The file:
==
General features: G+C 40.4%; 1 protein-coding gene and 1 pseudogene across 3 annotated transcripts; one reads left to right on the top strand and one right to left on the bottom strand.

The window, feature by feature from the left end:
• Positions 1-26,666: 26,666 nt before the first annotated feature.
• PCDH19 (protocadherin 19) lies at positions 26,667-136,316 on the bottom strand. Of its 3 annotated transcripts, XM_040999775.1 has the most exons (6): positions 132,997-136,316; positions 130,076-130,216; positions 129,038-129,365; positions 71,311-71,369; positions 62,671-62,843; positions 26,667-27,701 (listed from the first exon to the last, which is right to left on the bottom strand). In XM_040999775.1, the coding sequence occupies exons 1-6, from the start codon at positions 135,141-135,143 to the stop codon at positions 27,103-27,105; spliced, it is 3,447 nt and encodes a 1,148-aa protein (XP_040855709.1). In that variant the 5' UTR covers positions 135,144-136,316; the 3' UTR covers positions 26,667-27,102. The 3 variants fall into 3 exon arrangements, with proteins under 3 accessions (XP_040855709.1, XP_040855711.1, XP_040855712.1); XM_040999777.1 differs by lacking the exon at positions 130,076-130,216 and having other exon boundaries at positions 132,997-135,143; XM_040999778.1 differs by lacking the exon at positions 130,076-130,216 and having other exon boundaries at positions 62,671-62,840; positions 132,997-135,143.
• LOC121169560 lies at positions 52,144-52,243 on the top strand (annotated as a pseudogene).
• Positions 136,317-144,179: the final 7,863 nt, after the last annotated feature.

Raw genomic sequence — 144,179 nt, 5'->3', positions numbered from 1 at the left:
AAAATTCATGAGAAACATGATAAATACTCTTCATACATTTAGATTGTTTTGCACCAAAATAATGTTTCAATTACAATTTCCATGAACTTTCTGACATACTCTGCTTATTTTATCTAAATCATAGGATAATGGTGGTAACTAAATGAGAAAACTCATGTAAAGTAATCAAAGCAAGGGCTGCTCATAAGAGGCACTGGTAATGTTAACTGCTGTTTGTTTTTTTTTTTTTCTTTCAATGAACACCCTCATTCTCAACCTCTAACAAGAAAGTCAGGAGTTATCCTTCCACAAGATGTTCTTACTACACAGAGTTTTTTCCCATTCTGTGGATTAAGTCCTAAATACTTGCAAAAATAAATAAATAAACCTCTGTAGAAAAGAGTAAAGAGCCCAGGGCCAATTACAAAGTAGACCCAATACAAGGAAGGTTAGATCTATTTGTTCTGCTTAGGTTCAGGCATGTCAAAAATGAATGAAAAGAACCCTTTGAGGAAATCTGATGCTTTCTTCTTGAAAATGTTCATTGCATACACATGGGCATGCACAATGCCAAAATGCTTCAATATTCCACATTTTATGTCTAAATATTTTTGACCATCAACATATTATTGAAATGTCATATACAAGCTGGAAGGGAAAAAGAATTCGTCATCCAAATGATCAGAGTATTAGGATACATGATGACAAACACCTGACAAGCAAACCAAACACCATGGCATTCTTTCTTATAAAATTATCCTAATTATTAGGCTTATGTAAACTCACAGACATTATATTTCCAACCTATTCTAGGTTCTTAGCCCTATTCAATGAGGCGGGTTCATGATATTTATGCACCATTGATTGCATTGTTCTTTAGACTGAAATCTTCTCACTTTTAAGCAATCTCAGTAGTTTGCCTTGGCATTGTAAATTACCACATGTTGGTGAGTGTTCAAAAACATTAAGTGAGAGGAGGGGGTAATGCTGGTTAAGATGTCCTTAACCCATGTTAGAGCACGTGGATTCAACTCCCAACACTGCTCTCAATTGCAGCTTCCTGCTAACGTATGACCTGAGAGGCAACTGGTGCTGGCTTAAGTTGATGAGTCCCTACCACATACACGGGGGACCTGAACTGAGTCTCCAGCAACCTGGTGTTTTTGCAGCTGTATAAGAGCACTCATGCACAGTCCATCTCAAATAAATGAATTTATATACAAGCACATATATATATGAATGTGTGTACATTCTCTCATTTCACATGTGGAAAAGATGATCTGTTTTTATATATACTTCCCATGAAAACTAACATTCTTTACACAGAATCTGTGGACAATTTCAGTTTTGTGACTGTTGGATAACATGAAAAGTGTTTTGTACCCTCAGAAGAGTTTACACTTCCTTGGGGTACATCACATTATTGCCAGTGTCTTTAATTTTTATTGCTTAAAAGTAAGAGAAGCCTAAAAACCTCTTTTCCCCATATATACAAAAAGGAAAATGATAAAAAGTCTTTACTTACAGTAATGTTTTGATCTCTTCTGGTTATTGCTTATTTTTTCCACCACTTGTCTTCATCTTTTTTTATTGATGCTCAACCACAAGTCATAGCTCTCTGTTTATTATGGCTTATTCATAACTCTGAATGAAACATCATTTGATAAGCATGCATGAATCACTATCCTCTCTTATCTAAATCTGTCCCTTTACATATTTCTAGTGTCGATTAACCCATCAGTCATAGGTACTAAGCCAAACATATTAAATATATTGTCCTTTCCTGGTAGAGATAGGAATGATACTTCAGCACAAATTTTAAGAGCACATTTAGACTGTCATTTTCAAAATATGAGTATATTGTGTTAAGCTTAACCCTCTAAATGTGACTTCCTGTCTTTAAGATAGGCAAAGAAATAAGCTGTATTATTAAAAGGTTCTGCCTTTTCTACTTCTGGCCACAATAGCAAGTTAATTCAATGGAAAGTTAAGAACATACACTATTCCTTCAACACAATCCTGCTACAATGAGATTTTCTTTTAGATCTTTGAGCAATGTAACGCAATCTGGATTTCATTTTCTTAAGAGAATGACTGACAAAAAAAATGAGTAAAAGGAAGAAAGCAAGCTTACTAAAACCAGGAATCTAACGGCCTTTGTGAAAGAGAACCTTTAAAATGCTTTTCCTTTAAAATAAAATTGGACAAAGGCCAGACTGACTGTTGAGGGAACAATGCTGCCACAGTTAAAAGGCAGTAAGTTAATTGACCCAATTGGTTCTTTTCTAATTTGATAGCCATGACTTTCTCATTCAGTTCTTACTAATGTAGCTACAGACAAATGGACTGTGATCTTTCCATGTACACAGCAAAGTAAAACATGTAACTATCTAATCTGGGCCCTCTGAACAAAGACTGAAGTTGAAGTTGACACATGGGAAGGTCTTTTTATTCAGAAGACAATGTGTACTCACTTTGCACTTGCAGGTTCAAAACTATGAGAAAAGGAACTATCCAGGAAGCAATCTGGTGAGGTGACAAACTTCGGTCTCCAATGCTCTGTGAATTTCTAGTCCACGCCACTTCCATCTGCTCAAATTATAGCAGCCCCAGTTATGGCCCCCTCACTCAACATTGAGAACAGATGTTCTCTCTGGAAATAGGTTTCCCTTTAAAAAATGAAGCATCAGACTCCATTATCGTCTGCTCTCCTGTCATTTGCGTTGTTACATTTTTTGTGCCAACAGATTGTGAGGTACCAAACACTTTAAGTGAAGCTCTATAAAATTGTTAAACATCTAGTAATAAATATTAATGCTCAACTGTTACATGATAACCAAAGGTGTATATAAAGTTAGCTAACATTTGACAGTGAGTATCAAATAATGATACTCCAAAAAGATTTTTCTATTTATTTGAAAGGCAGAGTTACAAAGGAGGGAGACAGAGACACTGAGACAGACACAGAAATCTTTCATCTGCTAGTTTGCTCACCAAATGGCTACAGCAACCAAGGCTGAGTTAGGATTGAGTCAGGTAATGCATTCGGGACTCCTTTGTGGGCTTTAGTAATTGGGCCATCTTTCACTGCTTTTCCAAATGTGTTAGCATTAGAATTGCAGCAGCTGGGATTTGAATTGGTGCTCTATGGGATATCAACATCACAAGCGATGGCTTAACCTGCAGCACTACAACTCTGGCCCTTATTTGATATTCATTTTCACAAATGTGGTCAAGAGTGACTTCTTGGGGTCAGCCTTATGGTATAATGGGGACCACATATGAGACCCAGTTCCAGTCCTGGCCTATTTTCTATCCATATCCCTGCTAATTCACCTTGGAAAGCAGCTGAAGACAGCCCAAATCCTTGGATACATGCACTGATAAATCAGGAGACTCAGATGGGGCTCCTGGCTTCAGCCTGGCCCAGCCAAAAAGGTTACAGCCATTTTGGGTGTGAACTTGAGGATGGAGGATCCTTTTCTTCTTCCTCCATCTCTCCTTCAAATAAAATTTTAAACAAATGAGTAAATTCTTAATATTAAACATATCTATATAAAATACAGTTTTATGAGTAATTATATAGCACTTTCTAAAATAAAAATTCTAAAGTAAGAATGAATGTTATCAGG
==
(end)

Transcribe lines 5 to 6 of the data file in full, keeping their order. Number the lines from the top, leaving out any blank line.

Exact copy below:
• LOC121169560 lies at positions 52,144-52,243 on the top strand (annotated as a pseudogene).
• Positions 136,317-144,179: the final 7,863 nt, after the last annotated feature.